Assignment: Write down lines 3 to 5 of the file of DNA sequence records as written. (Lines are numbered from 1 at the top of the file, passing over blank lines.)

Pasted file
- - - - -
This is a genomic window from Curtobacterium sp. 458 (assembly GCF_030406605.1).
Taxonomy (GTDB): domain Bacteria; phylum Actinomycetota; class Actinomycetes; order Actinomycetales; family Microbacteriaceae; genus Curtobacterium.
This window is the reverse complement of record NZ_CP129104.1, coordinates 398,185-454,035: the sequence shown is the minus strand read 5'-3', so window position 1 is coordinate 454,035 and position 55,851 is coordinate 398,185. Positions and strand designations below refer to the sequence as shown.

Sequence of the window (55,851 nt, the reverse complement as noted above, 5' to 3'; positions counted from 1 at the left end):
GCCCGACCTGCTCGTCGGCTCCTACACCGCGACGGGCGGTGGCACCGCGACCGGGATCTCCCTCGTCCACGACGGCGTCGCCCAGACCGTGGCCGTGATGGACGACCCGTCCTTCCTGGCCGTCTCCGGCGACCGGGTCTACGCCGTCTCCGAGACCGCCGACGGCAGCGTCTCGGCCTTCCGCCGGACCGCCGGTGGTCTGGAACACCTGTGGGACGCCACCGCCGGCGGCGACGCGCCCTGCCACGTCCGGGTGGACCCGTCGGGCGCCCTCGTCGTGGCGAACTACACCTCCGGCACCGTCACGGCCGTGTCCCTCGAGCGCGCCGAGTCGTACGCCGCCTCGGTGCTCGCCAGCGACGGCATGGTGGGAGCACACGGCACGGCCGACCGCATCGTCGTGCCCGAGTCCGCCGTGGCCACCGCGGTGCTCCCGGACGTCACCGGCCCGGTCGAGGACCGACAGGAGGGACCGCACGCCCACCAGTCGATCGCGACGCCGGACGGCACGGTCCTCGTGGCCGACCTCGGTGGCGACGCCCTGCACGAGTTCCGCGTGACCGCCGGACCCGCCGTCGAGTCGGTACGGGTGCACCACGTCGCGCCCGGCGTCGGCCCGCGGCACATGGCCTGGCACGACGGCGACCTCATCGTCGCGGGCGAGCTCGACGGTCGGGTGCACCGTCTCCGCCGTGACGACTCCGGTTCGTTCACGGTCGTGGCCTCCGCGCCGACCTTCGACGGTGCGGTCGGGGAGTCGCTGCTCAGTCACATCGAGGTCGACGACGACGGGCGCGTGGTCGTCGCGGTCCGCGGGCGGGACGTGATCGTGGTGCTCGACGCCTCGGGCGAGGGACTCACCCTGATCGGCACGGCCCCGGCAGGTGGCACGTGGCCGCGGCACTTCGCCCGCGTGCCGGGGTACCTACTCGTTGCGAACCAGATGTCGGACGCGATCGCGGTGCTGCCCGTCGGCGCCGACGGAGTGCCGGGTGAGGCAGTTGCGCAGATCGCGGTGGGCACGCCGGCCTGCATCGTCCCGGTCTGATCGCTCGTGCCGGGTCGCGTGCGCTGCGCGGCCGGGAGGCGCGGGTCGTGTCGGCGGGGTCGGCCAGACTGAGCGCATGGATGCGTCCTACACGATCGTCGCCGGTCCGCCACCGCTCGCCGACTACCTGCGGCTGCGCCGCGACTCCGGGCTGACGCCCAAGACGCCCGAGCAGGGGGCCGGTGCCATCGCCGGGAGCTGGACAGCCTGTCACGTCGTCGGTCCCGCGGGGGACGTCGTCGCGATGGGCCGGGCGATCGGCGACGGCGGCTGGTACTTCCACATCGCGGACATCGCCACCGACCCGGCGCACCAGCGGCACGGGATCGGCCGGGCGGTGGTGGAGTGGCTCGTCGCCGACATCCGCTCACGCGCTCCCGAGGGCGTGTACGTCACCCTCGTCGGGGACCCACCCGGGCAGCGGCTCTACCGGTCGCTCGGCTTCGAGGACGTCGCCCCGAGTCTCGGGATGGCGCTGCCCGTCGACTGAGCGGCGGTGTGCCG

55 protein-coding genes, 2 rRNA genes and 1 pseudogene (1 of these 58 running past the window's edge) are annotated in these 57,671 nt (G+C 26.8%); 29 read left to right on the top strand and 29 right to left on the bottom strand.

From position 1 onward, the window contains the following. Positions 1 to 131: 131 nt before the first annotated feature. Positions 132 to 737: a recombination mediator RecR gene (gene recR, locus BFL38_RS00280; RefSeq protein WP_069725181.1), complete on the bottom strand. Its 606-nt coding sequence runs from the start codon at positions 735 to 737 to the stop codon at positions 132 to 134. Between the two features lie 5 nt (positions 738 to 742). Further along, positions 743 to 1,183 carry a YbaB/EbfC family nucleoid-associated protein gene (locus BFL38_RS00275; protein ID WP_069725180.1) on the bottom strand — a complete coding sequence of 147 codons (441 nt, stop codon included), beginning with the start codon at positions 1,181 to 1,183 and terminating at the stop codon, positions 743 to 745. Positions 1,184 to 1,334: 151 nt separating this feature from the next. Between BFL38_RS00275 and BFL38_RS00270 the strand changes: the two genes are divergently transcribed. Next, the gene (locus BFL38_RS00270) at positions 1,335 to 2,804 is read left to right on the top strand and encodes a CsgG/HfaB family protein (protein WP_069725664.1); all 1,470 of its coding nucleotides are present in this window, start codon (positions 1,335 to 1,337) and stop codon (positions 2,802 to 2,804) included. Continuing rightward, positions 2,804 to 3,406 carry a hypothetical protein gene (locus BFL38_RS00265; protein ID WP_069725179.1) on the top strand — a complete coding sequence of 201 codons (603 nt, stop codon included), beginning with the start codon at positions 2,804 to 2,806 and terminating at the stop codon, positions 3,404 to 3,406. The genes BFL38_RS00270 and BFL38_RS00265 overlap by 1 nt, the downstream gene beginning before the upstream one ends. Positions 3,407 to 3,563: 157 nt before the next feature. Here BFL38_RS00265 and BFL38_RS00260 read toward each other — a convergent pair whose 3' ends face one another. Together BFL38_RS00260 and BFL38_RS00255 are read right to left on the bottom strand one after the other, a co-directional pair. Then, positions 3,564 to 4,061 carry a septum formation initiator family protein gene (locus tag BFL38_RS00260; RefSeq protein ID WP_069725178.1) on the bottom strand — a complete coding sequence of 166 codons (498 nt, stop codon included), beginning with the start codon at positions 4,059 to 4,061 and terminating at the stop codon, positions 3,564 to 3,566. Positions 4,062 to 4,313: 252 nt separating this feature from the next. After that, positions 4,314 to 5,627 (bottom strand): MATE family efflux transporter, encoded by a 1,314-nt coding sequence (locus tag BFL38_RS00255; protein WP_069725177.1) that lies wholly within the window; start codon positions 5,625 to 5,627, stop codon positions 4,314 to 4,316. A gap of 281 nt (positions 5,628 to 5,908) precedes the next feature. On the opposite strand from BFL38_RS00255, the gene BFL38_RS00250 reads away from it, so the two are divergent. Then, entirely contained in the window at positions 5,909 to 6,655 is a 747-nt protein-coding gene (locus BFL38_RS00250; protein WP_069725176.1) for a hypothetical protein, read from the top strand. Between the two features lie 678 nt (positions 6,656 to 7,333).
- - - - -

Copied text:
This window is the reverse complement of record NZ_CP129104.1, coordinates 398,185-454,035: the sequence shown is the minus strand read 5'-3', so window position 1 is coordinate 454,035 and position 55,851 is coordinate 398,185. Positions and strand designations below refer to the sequence as shown.

Sequence of the window (55,851 nt, the reverse complement as noted above, 5' to 3'; positions counted from 1 at the left end):
GCCCGACCTGCTCGTCGGCTCCTACACCGCGACGGGCGGTGGCACCGCGACCGGGATCTCCCTCGTCCACGACGGCGTCGCCCAGACCGTGGCCGTGATGGACGACCCGTCCTTCCTGGCCGTCTCCGGCGACCGGGTCTACGCCGTCTCCGAGACCGCCGACGGCAGCGTCTCGGCCTTCCGCCGGACCGCCGGTGGTCTGGAACACCTGTGGGACGCCACCGCCGGCGGCGACGCGCCCTGCCACGTCCGGGTGGACCCGTCGGGCGCCCTCGTCGTGGCGAACTACACCTCCGGCACCGTCACGGCCGTGTCCCTCGAGCGCGCCGAGTCGTACGCCGCCTCGGTGCTCGCCAGCGACGGCATGGTGGGAGCACACGGCACGGCCGACCGCATCGTCGTGCCCGAGTCCGCCGTGGCCACCGCGGTGCTCCCGGACGTCACCGGCCCGGTCGAGGACCGACAGGAGGGACCGCACGCCCACCAGTCGATCGCGACGCCGGACGGCACGGTCCTCGTGGCCGACCTCGGTGGCGACGCCCTGCACGAGTTCCGCGTGACCGCCGGACCCGCCGTCGAGTCGGTACGGGTGCACCACGTCGCGCCCGGCGTCGGCCCGCGGCACATGGCCTGGCACGACGGCGACCTCATCGTCGCGGGCGAGCTCGACGGTCGGGTGCACCGTCTCCGCCGTGACGACTCCGGTTCGTTCACGGTCGTGGCCTCCGCGCCGACCTTCGACGGTGCGGTCGGGGAGTCGCTGCTCAGTCACATCGAGGTCGACGACGACGGGCGCGTGGTCGTCGCGGTCCGCGGGCGGGACGTGATCGTGGTGCTCGACGCCTCGGGCGAGGGACTCACCCTGATCGGCACGGCCCCGGCAGGTGGCACGTGGCCGCGGCACTTCGCCCGCGTGCCGGGGTACCTACTCGTTGCGAACCAGATGTCGGACGCGATCGCGGTGCTGCCCGTCGGCGCCGACGGAGTGCCGGGTGAGGCAGTTGCGCAGATCGCGGTGGGCACGCCGGCCTGCATCGTCCCGGTCTGATCGCTCGTGCCGGGTCGCGTGCGCTGCGCGGCCGGGAGGCGCGGGTCGTGTCGGCGGGGTCGGCCAGACTGAGCGCATGGATGCGTCCTACACGATCGTCGCCGGTCCGCCACCGCTCGCCGACTACCTGCGGCTGCGCCGCGACTCCGGGCTGACGCCCAAGACGCCCGAGCAGGGGGCCGGTGCCATCGCCGGGAGCTGGACAGCCTGTCACGTCGTCGGTCCCGCGGGGGACGTCGTCGCGATGGGCCGGGCGATCGGCGACGGCGGCTGGTACTTCCACATCGCGGACATCGCCACCGACCCGGCGCACCAGCGGCACGGGATCGGCCGGGCGGTGGTGGAGTGGCTCGTCGCCGACATCCGCTCACGCGCTCCCGAGGGCGTGTACGTCACCCTCGTCGGGGACCCACCCGGGCAGCGGCTCTACCGGTCGCTCGGCTTCGAGGACGTCGCCCCGAGTCTCGGGATGGCGCTGCCCGTCGACTGAGCGGCGGTGTGCCG